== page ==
In Pennridge School District Where They Banned Banned Books Week, I Read as a Form of Protest

My school’s outlook on certain books is heartbreaking, and heavily influenced by outside politics that have no place in schools.
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When I think of reading, I think of the bridge behind my grandparent’s house. Far away in a suburb of Manchester, England, deep into a set of trails lies my reading lair. One end of the bridge is entirely covered in shrubs, grasses, and straggly vegetation that’s trying to survive against the heat of the summer, the hot pavement killing the trails that greenery throws across the path. I’m sure a maintenance crew would come and tidy it up, if they knew where it was. In fact, I think I’m one of the only people that knows this bridge exists. It’s just far enough away from the main road that it’s almost absent from the sound of cars racing by, but just close enough to home Mom would let me venture out alone, leaving a healthy taste of independence on my tongue. My grandparent’s quaint town has a surprisingly large library, teeming with diverse titles on shelves of books taller than my head. On rainy days, we’d stay in the library for hours, but when it was sunny, I could barely wait to get to my bridge. Until I finished the book, that’s where you’d find me. Sitting on a blanket, eating any English chocolate I could get my hands on, listening to the water flow underneath me, sucked into a different world.

Since then, reading has changed. Now, a senior at Pennridge High School, I read as a form of protest. Consuming new words almost feverishly, looking to gain something I can use from a book. My life, transformed to looking at the world around me in a critical way, requires books like my mouth needs food. I’ve observed that kids like books best that relate to something close to them, or something they see in themselves or in the world around them. This is a major draw to banned books. Their themes are not only a cautionary tale, but have aspects that connect to the world that today’s students live in. When students relate to a book on that level, they’ll read it.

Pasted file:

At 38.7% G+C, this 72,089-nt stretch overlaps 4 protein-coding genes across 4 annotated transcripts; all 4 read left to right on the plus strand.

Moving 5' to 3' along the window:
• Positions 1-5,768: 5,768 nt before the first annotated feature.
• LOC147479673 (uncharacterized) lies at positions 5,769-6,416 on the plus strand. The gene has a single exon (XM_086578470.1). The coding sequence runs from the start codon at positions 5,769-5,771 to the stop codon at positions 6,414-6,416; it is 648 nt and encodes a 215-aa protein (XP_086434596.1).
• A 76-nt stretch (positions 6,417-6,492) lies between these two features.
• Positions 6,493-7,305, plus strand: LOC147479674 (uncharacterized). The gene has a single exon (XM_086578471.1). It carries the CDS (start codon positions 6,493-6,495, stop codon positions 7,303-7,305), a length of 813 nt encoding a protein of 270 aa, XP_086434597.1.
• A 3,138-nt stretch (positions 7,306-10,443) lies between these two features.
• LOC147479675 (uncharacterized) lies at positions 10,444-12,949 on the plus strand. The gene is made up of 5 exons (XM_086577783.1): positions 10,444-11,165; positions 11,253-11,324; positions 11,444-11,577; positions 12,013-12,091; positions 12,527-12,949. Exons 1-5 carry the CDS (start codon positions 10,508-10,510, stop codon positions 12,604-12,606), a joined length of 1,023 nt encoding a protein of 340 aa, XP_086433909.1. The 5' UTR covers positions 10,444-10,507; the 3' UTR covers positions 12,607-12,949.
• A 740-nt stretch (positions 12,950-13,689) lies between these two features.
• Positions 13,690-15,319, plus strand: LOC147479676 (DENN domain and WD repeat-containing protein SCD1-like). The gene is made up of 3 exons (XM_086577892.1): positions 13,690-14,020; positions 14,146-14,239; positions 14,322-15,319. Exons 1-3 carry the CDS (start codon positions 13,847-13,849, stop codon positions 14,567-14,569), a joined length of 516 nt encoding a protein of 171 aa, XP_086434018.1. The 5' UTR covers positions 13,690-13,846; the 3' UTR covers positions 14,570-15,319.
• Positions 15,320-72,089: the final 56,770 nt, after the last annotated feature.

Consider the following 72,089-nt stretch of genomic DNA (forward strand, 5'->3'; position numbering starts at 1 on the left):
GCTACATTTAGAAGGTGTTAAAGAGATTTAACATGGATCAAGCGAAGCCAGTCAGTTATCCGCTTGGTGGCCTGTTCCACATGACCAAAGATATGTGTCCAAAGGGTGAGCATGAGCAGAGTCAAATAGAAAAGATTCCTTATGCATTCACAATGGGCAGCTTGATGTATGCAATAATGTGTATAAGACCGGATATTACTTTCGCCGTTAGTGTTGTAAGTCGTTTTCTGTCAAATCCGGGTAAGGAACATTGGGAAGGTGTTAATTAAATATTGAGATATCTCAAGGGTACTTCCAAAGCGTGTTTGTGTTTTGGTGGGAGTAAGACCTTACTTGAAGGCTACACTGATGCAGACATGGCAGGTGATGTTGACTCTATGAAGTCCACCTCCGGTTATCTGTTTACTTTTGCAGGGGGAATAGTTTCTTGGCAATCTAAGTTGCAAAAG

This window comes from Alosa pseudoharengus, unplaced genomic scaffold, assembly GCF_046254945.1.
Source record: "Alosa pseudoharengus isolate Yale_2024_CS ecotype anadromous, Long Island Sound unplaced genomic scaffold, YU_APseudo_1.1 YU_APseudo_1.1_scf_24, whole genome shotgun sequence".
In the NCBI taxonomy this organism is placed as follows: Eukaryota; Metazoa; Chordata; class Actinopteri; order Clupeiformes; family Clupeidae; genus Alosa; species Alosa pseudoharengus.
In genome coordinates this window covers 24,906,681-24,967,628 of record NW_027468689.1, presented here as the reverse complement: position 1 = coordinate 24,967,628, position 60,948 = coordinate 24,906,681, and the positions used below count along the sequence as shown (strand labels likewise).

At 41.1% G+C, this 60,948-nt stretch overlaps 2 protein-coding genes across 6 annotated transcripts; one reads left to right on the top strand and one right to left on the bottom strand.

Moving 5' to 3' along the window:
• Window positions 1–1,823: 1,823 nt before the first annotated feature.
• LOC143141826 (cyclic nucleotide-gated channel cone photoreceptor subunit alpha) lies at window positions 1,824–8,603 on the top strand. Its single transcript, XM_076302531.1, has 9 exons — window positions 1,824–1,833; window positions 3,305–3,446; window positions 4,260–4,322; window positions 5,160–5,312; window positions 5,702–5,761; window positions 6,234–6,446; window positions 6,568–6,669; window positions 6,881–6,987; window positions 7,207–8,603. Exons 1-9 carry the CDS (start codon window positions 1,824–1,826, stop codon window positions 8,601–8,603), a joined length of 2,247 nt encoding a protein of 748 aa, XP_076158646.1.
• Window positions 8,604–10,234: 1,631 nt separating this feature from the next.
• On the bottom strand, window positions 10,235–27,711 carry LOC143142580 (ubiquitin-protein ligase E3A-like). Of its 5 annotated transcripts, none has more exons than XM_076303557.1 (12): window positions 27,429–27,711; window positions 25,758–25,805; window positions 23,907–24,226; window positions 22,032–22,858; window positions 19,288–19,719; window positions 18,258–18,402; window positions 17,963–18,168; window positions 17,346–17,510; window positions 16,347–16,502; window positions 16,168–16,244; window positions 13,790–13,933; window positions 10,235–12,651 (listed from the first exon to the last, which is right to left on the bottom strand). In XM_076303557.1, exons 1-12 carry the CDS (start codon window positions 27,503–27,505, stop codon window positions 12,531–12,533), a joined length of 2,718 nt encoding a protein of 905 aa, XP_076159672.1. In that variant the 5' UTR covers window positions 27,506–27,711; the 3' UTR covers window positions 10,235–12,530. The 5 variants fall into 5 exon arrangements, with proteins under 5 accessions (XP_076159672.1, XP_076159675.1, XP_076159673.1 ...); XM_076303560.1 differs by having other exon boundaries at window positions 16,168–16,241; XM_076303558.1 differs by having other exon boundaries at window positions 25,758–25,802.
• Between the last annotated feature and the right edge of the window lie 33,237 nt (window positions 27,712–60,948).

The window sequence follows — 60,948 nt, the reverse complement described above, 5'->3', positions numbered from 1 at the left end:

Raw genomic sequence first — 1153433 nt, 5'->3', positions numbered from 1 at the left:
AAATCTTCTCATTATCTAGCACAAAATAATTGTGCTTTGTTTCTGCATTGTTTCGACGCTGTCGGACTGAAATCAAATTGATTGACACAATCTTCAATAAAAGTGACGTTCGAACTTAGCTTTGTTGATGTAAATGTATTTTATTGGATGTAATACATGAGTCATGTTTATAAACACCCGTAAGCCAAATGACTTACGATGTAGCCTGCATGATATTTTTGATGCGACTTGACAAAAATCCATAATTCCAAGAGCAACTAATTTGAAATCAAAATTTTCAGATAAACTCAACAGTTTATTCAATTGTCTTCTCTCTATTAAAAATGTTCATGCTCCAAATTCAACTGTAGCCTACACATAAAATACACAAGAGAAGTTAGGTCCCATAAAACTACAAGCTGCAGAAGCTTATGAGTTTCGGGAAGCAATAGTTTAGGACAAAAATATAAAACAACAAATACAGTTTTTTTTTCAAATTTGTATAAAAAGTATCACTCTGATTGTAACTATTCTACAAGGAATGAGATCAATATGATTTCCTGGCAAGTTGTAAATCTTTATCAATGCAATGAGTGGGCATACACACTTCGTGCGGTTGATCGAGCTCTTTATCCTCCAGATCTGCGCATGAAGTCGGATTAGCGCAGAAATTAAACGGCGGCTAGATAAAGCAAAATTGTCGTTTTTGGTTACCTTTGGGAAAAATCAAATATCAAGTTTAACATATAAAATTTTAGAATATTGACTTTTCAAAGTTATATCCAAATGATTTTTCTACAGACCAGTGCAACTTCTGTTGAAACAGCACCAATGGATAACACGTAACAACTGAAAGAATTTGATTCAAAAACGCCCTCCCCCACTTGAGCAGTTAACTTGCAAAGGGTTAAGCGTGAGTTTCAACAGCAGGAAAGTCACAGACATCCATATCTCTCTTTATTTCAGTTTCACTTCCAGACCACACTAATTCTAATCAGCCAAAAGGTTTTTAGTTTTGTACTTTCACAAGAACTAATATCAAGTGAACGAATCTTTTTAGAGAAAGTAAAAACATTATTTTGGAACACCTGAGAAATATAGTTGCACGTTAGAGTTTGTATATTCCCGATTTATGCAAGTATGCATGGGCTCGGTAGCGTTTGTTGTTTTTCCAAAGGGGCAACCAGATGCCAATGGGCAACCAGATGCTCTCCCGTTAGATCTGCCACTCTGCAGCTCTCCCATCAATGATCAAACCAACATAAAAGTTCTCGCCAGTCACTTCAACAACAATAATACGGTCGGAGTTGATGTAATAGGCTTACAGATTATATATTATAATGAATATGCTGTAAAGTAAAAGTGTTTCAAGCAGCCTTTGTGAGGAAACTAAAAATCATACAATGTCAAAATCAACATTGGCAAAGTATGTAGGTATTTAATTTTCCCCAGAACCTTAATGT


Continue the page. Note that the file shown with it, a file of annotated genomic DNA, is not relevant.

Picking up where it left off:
Personally, I feel as though I notice myself learning from the books I read. I take difficult classes at my high school, mostly advanced placement, and find that when I have a book on the go, I can manage my time better, perform better on tests, and look at situations with a more intelligent view. I’ve learned quite a bit about writing from the books I read, and then use the words to create change in the space around me. I like to spend as much time in the school library as I can, finishing assignments, reading books, or making calendars to stay on track. Although it’s in the high school, the natural light and huge windows make me feel like I’m in an entirely different place. 

Pennridge has celebrated Banned Books week for at least the last 15 years. I’ve done assignments and read banned books this week in September in all levels of Pennridge Schools. The high school gets resources from the American Library Association, bookmarks, posters, the works. It’s a cool theme. Sure, some banned book weeks contain controversial themes and graphic images, but Pennridge has a pretty innocuous display. Most of the featured books were included in curricula, like 1984, that I read for my AP Language class last year. 

This year, for the first time, Pennridge’s administration stepped in and halted Banned Books Week on Wednesday. 

“It’s so Orwellian, like you can’t even talk about it,” said a friend. “They really went all out, banning banned books week,” said another. 

The featured books were objectively some of the most innocent books the library could’ve chosen. These titles are ones that students can relate to. Queer students can feel represented and heard by books that acknowledge their struggles; students of color can feel validated and seen in a school and community where they make up such a minority. Books can be lifelines. My school’s outlook on these books is heartbreaking, and heavily influenced by outside politics that have no place in schools.

Two things can be true at once, these books can allude to difficult themes, while not being political. These books can be found in Pennridge, without necessarily spouting the school’s view.

Most of all, it breaks my heart that students won’t find books they love at their school, the very place where my love of learning was grown. Unable to take books to their own secret places, no connecting with authors and words on a new level. This is what should be banned.

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Robin Reid

Robin Reid is a senior at Pennridge High School. You’ll often find her volunteering at local events. She’s a passionate advocate for all students, and is looking forward to learning and growing in a more progressive, diverse environment at college.

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